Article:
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Greenslade - Live 1973-75 CD (album) cover

LIVE 1973-75

Greenslade

Symphonic Prog


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erik neuteboom
PROG REVIEWER
5 stars After the demise of COLOSSEUM in '71, keyboard player Dave GREENSLADE founded his own band GREENSLADE, featuring Tony Reeves (bass), Dave Lawson (keyboards, clarinet, flute) and Andrew McCulloch (drums), he had left KING CRIMSON.. The best introduction to their excellent blend of classic, jazz, rock, blues and symphonic rock is the live-album "Live" (with tracks from '73 and '75) containing their best material: elaborate compositions like "Sundance", Feathered Friends", "Bedside Manners Are Extra" and "Joie De Vivre" and lots of inventive and exciting dual-keyboard play by GREENSLADE and Lawson. The omnipresence of the Mellotron is very pleasant with majestic waves of the violin-Mellotron (like early KING CRIMSON) and glorious eruptions of the sumptuous choir- Mellotron. This live-CD also features some spectacular play on the Minimoog (with pitch bend). It's the most keyboard-loaded album with hints from WAKEMAN, MANFRED MANN'S EARTH BAND and SUPERTRAMP. In my opinion GREENSLADE deserves more appreciation by the prog rock aficionados, it's a wonderful band to discover!
Report this review (#3095)
Posted Saturday, November 6, 2004 | Review Permalink
4 stars Live album of GREENSLADE released in 1999 "Live 1973-75". Miraculous excavation work that put live in 1973 and 1975, that group is in hight period. It is an impressive performance. Especially, the activity of the base of Tony Reeves that supplements the part where the keyboard was multiple recorded is splendid. Tone quality is usual.
Report this review (#57007)
Posted Saturday, November 19, 2005 | Review Permalink
4 stars Greenslade live! I was lucky to obtain this CD in my country and my expectations were high. It is no secret that they were fulfilled. The live CD has songs from two concerts and both are great. The first one was realised shortly after their first album release. It means, the four songs can be found on Greenslade's first album. The live versions are quite good, well performed and have (in my opinion) better sound than the next concert. The vocal is not as good as on studio album, but is fair enough because Lawson is also a keyboard player. The songs from 1975 are also great. I am a big fan of their first two albums and I have never heard the next ones, so I am glad that I have an opportunity to listen to Joi de vivre and the rest from the Spyglass guest album.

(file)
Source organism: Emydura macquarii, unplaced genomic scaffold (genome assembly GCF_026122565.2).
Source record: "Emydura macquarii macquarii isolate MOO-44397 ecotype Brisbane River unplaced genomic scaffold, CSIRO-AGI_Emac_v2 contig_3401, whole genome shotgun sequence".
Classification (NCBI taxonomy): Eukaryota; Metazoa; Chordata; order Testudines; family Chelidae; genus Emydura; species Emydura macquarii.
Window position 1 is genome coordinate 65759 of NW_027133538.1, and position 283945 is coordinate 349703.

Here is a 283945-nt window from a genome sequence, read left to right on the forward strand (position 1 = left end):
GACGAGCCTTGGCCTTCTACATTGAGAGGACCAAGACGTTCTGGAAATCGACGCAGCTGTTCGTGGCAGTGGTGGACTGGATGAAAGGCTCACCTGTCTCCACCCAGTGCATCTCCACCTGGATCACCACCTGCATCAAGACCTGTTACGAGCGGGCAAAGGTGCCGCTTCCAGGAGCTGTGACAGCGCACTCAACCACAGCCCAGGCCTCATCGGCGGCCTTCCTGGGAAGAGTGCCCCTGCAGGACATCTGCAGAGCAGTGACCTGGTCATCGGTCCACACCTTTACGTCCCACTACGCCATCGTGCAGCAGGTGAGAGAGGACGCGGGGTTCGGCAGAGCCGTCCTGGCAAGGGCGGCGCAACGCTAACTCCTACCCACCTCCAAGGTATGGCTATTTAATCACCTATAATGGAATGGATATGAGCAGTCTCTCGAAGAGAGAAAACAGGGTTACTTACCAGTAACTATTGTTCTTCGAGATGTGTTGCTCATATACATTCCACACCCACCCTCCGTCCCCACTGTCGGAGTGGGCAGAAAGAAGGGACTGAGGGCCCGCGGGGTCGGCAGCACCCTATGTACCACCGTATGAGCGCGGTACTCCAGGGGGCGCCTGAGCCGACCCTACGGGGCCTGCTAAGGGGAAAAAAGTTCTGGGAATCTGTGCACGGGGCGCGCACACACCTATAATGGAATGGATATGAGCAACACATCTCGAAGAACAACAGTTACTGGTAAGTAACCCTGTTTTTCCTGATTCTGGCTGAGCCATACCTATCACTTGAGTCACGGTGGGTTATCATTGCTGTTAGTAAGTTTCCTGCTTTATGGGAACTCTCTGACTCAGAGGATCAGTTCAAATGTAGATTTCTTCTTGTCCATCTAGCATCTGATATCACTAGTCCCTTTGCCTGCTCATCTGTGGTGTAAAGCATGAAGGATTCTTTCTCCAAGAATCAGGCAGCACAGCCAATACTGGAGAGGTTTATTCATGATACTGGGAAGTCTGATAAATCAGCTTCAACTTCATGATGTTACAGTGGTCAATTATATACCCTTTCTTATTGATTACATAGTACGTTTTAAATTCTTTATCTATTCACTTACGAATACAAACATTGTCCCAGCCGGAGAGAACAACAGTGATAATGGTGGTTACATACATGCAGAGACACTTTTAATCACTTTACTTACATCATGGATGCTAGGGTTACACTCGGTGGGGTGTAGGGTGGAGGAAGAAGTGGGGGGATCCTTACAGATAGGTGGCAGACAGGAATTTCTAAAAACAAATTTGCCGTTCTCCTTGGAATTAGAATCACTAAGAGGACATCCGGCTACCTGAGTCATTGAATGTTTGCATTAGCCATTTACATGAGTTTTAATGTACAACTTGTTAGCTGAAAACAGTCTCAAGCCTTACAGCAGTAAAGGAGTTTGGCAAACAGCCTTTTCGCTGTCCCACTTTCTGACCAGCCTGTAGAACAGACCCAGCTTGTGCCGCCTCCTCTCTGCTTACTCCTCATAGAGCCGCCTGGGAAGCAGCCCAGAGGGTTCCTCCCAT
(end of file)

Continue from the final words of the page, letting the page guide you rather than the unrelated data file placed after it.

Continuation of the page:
To sum up, this live album is very good and it is a good starting point for those who are not familiar with the band. Excellent.

Report this review (#104926)
Posted Saturday, December 30, 2006 | Review Permalink
3 stars I have some difficulties with Greenslade.

There is something missing in the picture.......... I cannot put my finger on it. But this is a band I by default should love. I am throwing money at their releases. A fortune, no less. But I still do not fall for this band. Let's take this album.........

It starts with Sundance and that is a good tune. My blood does not boil, but it is still a good tune. The following two songs are marred by an elk trying to sing....... Maybe not, but I am sure an elk sings better than Dave Lawson. He and David Greenslade redeem themselves on keyboards. The bass player and the drummer also know their stuff. The band cannot be faulted on their musical abilities. That's for sure.

Greenslade's problem is the lack of one or two real killer tunes. Even on this live album, there is nothing there making me dropping a mug of coffee on the floor with amazement. It is a solid, good live album. And that's it. When that is said, I really enjoy some parts of this album. Feathered Friends, the second Sundance and Bedside Manners Are Extra are some great songs. The same goes for the bass solo on Melange. Besides of that, it is a nice band with some nice music. It is rather a church instead of a cathedral. But I would still recommend Greenslade to everyone.

3.75 stars for an album who did not quite deliver.

Report this review (#188550)
Posted Sunday, November 9, 2008 | Review Permalink

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